This study aimed to investigate age differences in risk-taking concerning the coronavirus pandemic, while disentangling the contribution of risk attitude, objective risk and numeracy. We tested (i) whether older and younger adults differed in taking coronavirus-related health risks, (ii) whether there are age differences in coronavirus risk, risk attitude and numerical ability and (iii) whether these age differences in coronavirus risk, attitude and numerical ability are related to coronavirus risk-taking. The study was observational, with measures presented to all participants in random order. A sample of 469 participants reported their coronavirus-related risk-taking behaviour, objective risk, risk attitude towards health and safety risks, numerical ability and risk perception. Our findings show that age was significantly related to coronavirus risk-taking, with younger adults taking more risk, and that this was partially mediated by higher numeracy, but not objective risk or risk attitude. Exploratory analyses suggest that risk perception for self and others partially mediated age differences in coronavirus risk-taking. The findings of this study may better our understanding of why age groups differ in their adoption of protective behaviours during a pandemic and contribute to the debate whether age differences in risk-taking occur due to decline in abilities or changes in risk attitude.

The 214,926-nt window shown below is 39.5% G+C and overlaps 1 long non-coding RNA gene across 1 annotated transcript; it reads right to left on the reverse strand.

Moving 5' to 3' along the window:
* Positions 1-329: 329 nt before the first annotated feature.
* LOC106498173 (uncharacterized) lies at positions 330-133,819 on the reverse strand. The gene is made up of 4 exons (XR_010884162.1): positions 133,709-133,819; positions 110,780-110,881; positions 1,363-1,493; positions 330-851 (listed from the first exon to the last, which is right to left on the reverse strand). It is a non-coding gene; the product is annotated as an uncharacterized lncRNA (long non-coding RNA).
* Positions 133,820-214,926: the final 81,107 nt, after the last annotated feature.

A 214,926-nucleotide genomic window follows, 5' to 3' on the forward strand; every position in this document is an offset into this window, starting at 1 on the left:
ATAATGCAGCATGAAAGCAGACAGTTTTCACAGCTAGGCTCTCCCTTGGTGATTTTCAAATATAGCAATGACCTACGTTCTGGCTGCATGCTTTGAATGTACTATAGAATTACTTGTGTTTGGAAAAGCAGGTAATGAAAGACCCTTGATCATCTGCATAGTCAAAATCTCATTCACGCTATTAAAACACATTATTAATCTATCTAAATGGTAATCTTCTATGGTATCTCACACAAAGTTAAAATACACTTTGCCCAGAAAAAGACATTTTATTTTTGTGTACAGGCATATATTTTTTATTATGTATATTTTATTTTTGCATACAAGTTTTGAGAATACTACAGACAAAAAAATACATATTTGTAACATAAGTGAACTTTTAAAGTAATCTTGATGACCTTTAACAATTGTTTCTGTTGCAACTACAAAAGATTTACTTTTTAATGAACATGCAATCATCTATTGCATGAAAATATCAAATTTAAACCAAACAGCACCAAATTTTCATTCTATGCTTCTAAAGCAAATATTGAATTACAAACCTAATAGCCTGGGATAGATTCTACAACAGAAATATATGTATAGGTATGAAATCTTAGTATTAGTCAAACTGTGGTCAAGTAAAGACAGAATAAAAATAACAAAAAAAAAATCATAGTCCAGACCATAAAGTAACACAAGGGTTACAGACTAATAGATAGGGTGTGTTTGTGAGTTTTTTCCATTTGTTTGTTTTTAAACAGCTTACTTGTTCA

Fuente: Royal Society Open Science